6 June 2012
Two men who provided a range of services to credit card fraudsters have been sentenced to almost five years after facilitating fraud valued at more than £26.9m.
Jay Moore, aged 21, from Gloucestershire, who used the online moniker of ‘t0pp8uzz’, set up the Freshshop website to facilitate the bulk sale of stolen financial data. He recruited Damian Horne, aged 22, from Manchester, who was known by the online moniker of ‘GM’, to assist in his online criminality.
Moore and Horne, who both pleaded guilty to a range of fraud, money laundering and computer misuse offences, were sentenced at Bristol Crown Court recently to 3 years and 21 months respectively.
The duo met through an online ‘hackers’ chat forum, and commenced their criminal activities by selling stolen iTunes vouchers and other online gaming codes on eBay. Within a short space of time they escalated their criminal enterprise to sell compromised credit card data, and laundered the proceeds of their criminality through a network of bank accounts, online financial institutions and overseas money exchangers.
Moore, who had no formal qualifications, used his advanced computer knowledge to hack into computer systems and obtain databases of payment card information which he then made available through his website Freshshop, which was designed to look and operate like any other online retail site. In addition to selling information he had obtained himself, he also allowed other like minded criminals to sell their compromised data on the website, for which he received a commission.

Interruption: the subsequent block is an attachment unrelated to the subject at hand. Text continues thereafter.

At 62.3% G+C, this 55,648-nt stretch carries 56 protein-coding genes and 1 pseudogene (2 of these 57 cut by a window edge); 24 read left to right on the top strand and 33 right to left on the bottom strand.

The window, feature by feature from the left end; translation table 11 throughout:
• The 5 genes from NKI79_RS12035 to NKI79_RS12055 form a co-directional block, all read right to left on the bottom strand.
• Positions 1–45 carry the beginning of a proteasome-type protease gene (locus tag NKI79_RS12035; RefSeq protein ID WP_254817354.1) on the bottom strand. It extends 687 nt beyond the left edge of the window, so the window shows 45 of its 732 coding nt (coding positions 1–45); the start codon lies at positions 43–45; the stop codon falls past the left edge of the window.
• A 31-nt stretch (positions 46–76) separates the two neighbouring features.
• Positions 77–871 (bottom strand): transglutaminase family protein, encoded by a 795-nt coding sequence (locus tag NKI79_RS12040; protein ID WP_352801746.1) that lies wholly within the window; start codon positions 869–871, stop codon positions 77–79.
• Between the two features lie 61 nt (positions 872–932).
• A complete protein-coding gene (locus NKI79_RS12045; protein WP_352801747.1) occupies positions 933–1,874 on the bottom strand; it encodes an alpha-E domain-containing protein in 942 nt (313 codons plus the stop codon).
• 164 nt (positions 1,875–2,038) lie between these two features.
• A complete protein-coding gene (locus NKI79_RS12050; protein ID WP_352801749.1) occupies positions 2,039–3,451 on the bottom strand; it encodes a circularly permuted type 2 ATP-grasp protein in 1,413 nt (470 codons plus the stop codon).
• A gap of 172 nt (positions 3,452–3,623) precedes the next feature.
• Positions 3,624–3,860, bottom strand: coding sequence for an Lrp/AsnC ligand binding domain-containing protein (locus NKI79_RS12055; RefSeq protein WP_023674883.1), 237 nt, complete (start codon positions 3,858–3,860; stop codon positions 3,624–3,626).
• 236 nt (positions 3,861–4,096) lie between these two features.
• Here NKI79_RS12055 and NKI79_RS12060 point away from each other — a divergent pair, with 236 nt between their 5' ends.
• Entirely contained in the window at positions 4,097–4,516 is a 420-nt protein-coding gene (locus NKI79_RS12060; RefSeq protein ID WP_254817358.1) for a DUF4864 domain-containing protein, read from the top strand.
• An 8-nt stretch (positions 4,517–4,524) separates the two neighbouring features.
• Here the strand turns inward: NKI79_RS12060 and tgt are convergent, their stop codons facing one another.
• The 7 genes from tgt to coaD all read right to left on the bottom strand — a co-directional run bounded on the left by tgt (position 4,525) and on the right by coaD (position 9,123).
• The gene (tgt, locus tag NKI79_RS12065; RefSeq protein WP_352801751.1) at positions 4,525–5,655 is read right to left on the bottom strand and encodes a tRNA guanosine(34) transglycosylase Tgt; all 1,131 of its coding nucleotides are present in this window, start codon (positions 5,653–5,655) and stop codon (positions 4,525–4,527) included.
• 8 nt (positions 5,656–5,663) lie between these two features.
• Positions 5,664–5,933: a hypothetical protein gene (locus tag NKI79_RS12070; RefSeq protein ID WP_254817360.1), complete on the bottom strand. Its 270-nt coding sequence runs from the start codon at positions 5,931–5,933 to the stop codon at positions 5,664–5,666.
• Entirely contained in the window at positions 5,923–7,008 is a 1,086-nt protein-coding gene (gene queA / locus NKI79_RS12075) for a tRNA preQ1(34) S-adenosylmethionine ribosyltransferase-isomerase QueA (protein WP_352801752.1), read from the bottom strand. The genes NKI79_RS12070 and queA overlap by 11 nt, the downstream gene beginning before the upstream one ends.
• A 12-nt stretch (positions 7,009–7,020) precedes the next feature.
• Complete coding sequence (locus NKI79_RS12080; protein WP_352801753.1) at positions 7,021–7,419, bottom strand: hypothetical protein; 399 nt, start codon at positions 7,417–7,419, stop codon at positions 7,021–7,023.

Horne used his personal bank account to receive criminal funds received through the website and posted bundles of cash to Moore.
When Serious Organised Crime Agency officers raided his parents’ home in 2011, Moore was found in control of a bank of computers logged on to the Freshshop website. A search of his bedroom revealed a safe which contained over £80,700 in cash.
Enquiries identified assets purchased as a result of his criminality, including a top of the range BMW motor car with personalised registration plate which alone was valued at over £10,000. Such was Moore’s wealth that he also provided some £40,000 to help his father buy a substantial farm house. He attributed his earnings to a fake web design business created purely to hide his criminal activity.
Analysis of Moore’s computers revealed that he held the payment card details of more than 340,000 individuals, and fraud losses attributed to card details available on his website have been reported as being in excess of £26.9m by the card issuers. This is, in reality, a conservative figure and the actual loss is likely to be considerably more because In addition to the fraud attributed to specific cards, the information brokered by Moore would also have been sufficient to enable fake bank accounts to be set up. These could in turn be used to commit further fraud, such as cheque or identity fraud.
The sale of this compromised data earned Moore substantial profits, including £170,000 credited to his bank account, and the £80,700 found in his safe.
In a further effort to conceal the large sums of cash flowing in to his bank account, Moore recruited two friends to collect money on his behalf from Western Union outlets in the Bristol area. These two individuals, Lewis Danter, aged 20, from Coalpit Heath, and John Allen, aged 22, from Bedminster Down, pleaded guilty to money laundering offences and received community service sentences.
SOCA is continuing to investigate those persons who used the Freshshop website, and the financial investigation is still ongoing.